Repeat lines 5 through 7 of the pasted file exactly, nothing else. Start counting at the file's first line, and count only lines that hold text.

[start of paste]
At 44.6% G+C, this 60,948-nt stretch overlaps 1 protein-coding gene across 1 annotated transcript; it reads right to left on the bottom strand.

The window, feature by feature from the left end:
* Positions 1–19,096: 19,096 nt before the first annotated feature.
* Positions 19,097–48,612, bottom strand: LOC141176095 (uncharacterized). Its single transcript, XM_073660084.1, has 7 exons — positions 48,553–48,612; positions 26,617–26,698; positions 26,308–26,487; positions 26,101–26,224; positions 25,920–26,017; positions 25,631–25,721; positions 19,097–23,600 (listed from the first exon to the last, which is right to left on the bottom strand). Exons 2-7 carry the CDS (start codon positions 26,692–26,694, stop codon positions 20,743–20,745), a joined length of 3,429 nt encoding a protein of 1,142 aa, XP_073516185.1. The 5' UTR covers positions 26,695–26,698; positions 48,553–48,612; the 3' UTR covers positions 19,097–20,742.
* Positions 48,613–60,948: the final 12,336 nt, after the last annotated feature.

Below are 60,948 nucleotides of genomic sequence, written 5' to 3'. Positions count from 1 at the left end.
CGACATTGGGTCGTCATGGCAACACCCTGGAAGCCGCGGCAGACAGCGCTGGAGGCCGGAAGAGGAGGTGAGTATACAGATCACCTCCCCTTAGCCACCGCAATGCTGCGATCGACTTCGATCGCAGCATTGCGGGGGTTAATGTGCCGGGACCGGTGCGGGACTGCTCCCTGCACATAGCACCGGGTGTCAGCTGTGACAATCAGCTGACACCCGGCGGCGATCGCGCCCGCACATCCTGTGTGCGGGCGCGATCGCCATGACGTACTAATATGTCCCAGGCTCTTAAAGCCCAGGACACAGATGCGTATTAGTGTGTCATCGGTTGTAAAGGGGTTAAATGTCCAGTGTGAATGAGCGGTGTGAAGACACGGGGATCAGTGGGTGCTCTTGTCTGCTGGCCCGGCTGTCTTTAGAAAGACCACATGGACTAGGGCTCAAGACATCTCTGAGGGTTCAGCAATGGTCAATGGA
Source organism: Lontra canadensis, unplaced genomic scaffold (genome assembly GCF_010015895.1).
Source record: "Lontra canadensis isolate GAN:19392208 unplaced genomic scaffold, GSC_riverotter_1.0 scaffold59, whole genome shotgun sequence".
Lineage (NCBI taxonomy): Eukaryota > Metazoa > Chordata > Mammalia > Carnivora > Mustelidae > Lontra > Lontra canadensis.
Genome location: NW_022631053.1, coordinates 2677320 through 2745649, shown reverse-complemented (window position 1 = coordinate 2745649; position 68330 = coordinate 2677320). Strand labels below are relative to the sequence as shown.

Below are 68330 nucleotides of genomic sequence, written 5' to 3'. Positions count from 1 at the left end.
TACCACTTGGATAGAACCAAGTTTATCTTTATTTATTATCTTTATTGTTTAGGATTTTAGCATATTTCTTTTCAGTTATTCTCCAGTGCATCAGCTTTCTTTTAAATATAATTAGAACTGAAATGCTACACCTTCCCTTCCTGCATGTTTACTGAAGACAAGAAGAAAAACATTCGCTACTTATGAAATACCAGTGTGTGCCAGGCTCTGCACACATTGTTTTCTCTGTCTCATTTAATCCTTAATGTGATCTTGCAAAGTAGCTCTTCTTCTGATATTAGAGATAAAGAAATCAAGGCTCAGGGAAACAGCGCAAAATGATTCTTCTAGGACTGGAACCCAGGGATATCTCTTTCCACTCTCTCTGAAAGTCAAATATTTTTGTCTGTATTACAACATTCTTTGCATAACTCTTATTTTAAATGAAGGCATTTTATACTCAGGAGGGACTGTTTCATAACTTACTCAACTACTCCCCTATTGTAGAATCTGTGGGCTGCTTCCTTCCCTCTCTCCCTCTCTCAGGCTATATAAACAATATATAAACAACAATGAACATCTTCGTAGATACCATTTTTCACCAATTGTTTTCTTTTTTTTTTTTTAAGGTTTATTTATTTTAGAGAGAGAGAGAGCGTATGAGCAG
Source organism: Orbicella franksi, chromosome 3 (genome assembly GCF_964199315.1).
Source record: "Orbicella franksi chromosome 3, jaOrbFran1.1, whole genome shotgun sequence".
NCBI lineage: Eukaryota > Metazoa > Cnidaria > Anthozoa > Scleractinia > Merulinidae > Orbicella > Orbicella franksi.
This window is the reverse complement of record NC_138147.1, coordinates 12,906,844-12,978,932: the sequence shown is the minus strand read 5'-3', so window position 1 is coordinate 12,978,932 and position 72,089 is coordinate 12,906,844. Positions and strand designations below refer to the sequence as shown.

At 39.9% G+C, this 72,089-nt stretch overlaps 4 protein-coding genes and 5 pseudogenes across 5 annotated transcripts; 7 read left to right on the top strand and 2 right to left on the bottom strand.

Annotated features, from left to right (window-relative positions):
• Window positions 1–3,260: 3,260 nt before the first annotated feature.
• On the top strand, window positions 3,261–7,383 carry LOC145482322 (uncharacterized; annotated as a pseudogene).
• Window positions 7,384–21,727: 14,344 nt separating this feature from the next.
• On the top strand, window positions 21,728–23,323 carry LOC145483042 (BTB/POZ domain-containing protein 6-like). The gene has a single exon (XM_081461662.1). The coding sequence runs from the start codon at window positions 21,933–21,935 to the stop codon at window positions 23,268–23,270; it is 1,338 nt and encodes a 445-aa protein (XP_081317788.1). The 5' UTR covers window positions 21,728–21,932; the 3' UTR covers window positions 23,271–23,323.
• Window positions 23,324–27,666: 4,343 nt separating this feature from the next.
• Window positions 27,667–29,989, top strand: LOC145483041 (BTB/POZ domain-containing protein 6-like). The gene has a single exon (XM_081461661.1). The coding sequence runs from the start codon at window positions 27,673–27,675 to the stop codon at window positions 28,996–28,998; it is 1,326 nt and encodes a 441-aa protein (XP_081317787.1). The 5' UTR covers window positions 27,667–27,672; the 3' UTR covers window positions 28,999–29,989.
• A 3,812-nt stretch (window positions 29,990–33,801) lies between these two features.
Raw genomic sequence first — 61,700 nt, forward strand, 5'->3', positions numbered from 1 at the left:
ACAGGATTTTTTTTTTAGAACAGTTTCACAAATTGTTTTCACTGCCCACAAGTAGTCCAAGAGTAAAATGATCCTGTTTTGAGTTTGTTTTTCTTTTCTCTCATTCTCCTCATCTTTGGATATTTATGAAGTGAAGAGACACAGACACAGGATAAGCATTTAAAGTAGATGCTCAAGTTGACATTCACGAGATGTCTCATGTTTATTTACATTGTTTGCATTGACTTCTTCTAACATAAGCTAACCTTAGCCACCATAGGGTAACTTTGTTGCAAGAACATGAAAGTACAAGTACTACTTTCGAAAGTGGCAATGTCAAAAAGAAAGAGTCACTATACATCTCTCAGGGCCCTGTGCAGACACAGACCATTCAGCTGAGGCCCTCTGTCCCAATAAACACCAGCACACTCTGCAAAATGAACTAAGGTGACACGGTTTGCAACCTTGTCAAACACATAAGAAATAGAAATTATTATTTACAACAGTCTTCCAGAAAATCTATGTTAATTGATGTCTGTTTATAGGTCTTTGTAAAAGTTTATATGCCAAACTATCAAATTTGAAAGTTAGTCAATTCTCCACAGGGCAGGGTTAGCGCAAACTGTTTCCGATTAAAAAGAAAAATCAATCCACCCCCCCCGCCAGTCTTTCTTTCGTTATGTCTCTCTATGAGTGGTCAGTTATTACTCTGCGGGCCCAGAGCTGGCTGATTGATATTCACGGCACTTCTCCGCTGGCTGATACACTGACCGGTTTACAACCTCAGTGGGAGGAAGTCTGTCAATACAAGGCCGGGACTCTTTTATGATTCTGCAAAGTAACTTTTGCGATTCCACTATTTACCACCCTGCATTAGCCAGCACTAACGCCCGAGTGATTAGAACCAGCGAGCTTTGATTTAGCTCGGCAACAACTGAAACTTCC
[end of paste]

* Positions 48,613–60,948: the final 12,336 nt, after the last annotated feature.

Below are 60,948 nucleotides of genomic sequence, written 5' to 3'. Positions count from 1 at the left end.
CGACATTGGGTCGTCATGGCAACACCCTGGAAGCCGCGGCAGACAGCGCTGGAGGCCGGAAGAGGAGGTGAGTATACAGATCACCTCCCCTTAGCCACCGCAATGCTGCGATCGACTTCGATCGCAGCATTGCGGGGGTTAATGTGCCGGGACCGGTGCGGGACTGCTCCCTGCACATAGCACCGGGTGTCAGCTGTGACAATCAGCTGACACCCGGCGGCGATCGCGCCCGCACATCCTGTGTGCGGGCGCGATCGCCATGACGTACTAATATGTCCCAGGCTCTTAAAGCCCAGGACACAGATGCGTATTAGTGTGTCATCGGTTGTAAAGGGGTTAAATGTCCAGTGTGAATGAGCGGTGTGAAGACACGGGGATCAGTGGGTGCTCTTGTCTGCTGGCCCGGCTGTCTTTAGAAAGACCACATGGACTAGGGCTCAAGACATCTCTGAGGGTTCAGCAATGGTCAATGGA